Palace of Catalan Music (S. Adams/GETTY)
Meeting weekly on Thursdays 2:503:50pm in 509/511 Lake Hall at Northeastern. If you are not at Northeastern, but would like to recieve announcements, join the mailing list. Organizers: Alina Marian, Valerio Toledano Laredo, Jonathan Weitsman, Peter Crooks, Robin Walters, Brian Williams, Iva Halacheva, Matej Penciak. If you have a question or would like to speak at seminar, email 
Date  Speaker  Title 
Jan 9  Julianna Tymoczko (Smith College) Canceled 
Some results on components of Springer fibers and other Hessenberg varieties
The Springer fiber of a linear operator $X$ is the subvariety of the flag variety that is "fixed" by $X$. Hessenberg varieties are a generalization of Springer fibers: they consist of the flags that are "moved" by $X$ only to a certain extent, as measured by a second parameter $H$. The geometry of Springer fibers and Hessenberg varieties encodes deep information about representations of the symmetric group. However, the varieties themselves are not well understood. In this talk, we introduce Springer fibers and Hessenberg varieties, describe some of their combinatorial and representationtheoretic context, and sketch some results about cell decompositions (including closure relations) in certain cases. 
Jan 16  Allen Knutson (Cornell) 
Grassmannians, puzzles, and quiver varieties
Given four random red lines in 3space, how many blue lines touch all four red? The answer is two, and this is the first nontrivial question in "Schubert calculus". Hilbert's 15th problem was to give this theory a solid foundation, which we now see as the cohomology ring of the Grassmannian of 1planes in 3space (or kplanes in affine nspace). There are many variations, all of which are easy to study algebraically, but only a few of which are understood combinatorially. In the late '90s Terry Tao and I proved one could count "puzzles" in place of counting actual subspaces, and I solved similar problems with puzzles, some only conjecturally. In the last couple of years, through joint work with Paul ZinnJustin, the geometry behind puzzles has become clearer: they are actually calculations on Nakajima quiver varieties (though for this talk I will mainly need spaces of diagonalizable complex matrices with fixed spectrum).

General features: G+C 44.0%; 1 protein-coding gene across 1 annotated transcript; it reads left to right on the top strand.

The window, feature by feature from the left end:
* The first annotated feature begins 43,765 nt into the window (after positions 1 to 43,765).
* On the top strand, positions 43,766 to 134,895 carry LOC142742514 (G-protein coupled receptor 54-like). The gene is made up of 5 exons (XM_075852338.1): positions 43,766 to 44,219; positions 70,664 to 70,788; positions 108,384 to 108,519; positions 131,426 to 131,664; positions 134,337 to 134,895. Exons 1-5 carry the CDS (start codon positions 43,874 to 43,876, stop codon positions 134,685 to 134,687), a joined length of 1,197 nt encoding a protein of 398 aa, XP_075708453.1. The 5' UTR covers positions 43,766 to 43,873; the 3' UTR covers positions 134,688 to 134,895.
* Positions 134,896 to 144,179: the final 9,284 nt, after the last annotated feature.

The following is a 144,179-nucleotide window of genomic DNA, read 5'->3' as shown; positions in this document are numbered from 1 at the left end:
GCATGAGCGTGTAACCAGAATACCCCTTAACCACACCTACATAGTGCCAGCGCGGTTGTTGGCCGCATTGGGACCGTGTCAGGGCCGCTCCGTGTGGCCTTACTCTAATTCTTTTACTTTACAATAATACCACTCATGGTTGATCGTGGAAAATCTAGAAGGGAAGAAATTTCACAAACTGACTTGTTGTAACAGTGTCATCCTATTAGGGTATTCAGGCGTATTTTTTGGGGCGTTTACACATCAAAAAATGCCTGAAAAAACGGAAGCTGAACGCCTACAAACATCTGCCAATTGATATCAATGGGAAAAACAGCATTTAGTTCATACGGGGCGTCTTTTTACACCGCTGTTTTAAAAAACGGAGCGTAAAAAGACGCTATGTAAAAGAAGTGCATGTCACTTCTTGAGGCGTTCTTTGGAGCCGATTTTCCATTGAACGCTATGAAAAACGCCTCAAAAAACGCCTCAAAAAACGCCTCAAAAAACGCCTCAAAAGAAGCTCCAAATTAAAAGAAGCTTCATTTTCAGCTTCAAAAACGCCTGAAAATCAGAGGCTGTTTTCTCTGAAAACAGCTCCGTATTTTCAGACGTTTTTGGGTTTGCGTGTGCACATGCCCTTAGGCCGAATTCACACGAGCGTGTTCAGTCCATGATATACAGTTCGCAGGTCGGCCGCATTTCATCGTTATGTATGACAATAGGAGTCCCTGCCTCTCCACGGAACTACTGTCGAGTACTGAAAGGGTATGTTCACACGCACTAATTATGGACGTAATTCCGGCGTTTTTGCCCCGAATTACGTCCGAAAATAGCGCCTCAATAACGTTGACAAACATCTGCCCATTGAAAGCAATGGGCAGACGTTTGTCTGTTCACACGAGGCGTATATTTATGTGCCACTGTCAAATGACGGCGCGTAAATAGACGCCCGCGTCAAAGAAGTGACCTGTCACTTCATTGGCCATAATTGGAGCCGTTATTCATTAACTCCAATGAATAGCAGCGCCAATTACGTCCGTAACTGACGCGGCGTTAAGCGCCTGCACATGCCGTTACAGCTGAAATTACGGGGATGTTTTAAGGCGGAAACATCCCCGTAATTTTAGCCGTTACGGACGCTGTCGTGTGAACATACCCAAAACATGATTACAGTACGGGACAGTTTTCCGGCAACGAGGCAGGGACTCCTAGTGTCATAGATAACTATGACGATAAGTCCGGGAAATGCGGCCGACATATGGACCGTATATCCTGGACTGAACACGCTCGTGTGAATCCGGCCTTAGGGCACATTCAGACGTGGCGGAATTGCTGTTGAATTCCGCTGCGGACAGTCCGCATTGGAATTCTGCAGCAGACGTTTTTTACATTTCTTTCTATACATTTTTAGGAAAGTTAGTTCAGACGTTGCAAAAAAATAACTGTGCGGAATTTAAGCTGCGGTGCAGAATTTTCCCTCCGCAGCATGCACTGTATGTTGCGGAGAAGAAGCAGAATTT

Jan 23  KuanWen Lai (UMass Amherst) 
Bijective Cremona transformations of the plane
The study of the birational automorphisms of the plane has a history of more than a hundred years. These automorphisms are invertible maps defined by polynomials, and several significant results have been established over the field of complex numbers, or more generally over perfect fields. Over a finite field, we call such a map bijective if it induces a bijection on the points defined over the ground field. Given an abstract permutation, can we always realize it via a bijective map? In this talk, I will give an almost full answer to this question. This is joint work with Shamil Asgarli, Masahiro Nakahara, and Susanna Zimmermann. 
Jan 30  Dawei Chen (Boston College) 
Volumes and intersection theory on moduli spaces of differentials
Computing volumes of moduli spaces has significance in many fields. For instance, the celebrated Witten's conjecture regarding intersection numbers on moduli spaces of curves has a fascinating connection to the WeilPetersson volumes, which motivated Mirzakhani to give a proof via Teichmueller theory, hyperbolic geometry, and symplectic geometry. In this talk I will introduce an analogue of Witten's intersection numbers on moduli spaces of holomorphic differentials to compute the MasurVeech volumes induced by the flat metric of the differentials. This is joint work with Moeller, Sauvaget, and Zagier (arXiv:1901.01785). 
Feb 6  Michael McBreen (CMSA) 

Feb 13  YuShen Lin (Boston University) 

Feb 20  Denis Auroux (Harvard) 

Feb 27  Jeremy Lane (Fields Institute / McMaster) 

Mar 5  No Seminar (Spring Break)  
Mar 12 


Mar 19  Renzo Cavalieri (Colorado State) 

Mar 26 


Apr 2  Mario Salvetti (University of Pisa) 

Apr 9  Andrey Smirnov (UNC Chapel Hill) 

End of Semester (Seminar Resumes Fall 2020) 
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Spring 2015